To provide a mechanistic basis for IL-10 antagonism and its beneficial effects at preventing the development of postinjury immune suppression, we wanted to determine how anti–IL-10 treatment given at 1 day vs 3 days after injury affected the development of T-cell–dependent immunity. To accomplish this, we used an established immunization approach that allowed us to follow the development of an immune response against a defined T-cell–dependent antigen in sham- vs burn-injured mice and in burn-injured mice given anti–IL-10 at 1 day or 3 days after injury. The outcome of this work demonstrated that burn injury caused the expected suppression in TH1-type antibody isotype formation and an increase in the production of IgE, which is the TH2-dependent antibody isotype. Treating mice at 1 day or at 3 days after injury with anti–IL-10 antibody restored the in vivo TH1 response, which indicates that IL-10 is clearly involved in suppressing TH1-type immune responsiveness after burn injury. The restoration of TH1 function in vivo and the improved survival of CLP-challenged mice given anti–IL-10 antibody at 1 day after injury suggests that the loss of TH1 function after injury may also be involved in the reduced resistance to infection after injury. However, we did observe that delaying anti–IL-10 treatment to 3 days after injury did not improve CLP survival, but did restore TH1 function in vivo. This leads us to the conclusion that blocking IL-10 activity at 1 day after injury has other effects beyond restoring TH1 function that contribute to improving postinjury CLP survival. These findings highlight the importance of considering the kinetics of enhancing or suppressing inflammatory or T-cell–mediated responses when designing therapies to control systemic inflammatory responses or immunity after severe injury.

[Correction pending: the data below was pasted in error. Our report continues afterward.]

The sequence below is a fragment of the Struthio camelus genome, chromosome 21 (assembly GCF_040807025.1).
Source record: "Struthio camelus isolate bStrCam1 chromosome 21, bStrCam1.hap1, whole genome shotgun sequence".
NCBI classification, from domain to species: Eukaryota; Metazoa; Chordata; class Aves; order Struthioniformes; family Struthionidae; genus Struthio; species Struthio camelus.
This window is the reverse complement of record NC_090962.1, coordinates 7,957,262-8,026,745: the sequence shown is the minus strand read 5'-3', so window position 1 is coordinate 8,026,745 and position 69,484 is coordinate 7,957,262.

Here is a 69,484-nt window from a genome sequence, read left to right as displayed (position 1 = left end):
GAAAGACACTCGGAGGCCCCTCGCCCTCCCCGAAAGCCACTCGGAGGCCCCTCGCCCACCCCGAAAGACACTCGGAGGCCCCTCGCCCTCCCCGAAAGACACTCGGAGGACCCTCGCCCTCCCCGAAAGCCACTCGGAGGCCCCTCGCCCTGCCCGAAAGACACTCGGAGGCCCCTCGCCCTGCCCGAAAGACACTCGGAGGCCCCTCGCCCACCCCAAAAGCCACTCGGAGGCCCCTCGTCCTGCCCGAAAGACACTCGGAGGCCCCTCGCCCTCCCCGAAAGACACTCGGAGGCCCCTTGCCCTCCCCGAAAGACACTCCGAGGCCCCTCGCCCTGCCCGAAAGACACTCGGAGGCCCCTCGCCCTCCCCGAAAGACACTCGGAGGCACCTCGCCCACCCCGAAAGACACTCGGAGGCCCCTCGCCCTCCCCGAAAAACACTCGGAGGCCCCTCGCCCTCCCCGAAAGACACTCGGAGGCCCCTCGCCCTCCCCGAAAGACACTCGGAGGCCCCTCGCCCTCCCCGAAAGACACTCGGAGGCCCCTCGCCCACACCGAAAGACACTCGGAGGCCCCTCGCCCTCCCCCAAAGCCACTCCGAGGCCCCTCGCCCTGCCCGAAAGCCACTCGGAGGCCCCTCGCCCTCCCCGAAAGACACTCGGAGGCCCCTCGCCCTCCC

Since IL-10 is known to counteract proinflammatory events by acting to suppress the production of inflammatory cytokines such as IL-1, IL-12, tumor necrosis factor (TNF), and IFN-γ, we were initially concerned that treatment would lead to a lethal inflammatory state in burn-injured mice.12 Results to support this hypothesis come from other mouse models of injury and inflammation demonstrating a high mortality of CLP-challenged mice treated with anti–IL-10 antibody.20 Several other reports19,21,22 suggest that the anti-inflammatory activity of IL-10 helped to protect against endotoxin-induced shock, experimentally induced peritonitis in mice, or, in a mouse model, multiple organ dysfunction syndrome. However, we report herein that the temporal inhibition of IL-10 activity in vivo does not affect the survival of burn-injured mice. Therefore, we conclude that the anti-inflammatory activity of IL-10 is not essential for survival after burn injury. Instead, our findings support the hypothesis that the immune-suppressive activity of IL-10 may be its dominant function in the injured host. Its inhibition early after injury may help prevent development of immune dysfunction in burn-injured mice by augmenting the production and release of proinflammatory cytokines such as IL-1, IL-12, IFN-γ, and TNF or by blocking the inhibitory effects of IL-10 on antigen-presenting cell functions.12,23 All of these potential effects of early IL-10 antagonism may then act in concert to promote a more inflammatory, TH1-like immunity in vivo. Although promoting this type of proinflammatory response after injury may seem counterintuitive, evidence supports the idea that these inflammatory cytokines that are counterregulated by IL-10 can protect mice from infection by boosting functional attributes of the innate and adaptive immune systems.24- 26 The usefulness of IL-10 antagonist therapy for preventing injury-induced immune dysfunction is supported by our work; however, more extensive analysis of the mechanisms involved and the universality of its effects in other injury models are needed before considering this type of a therapeutic approach.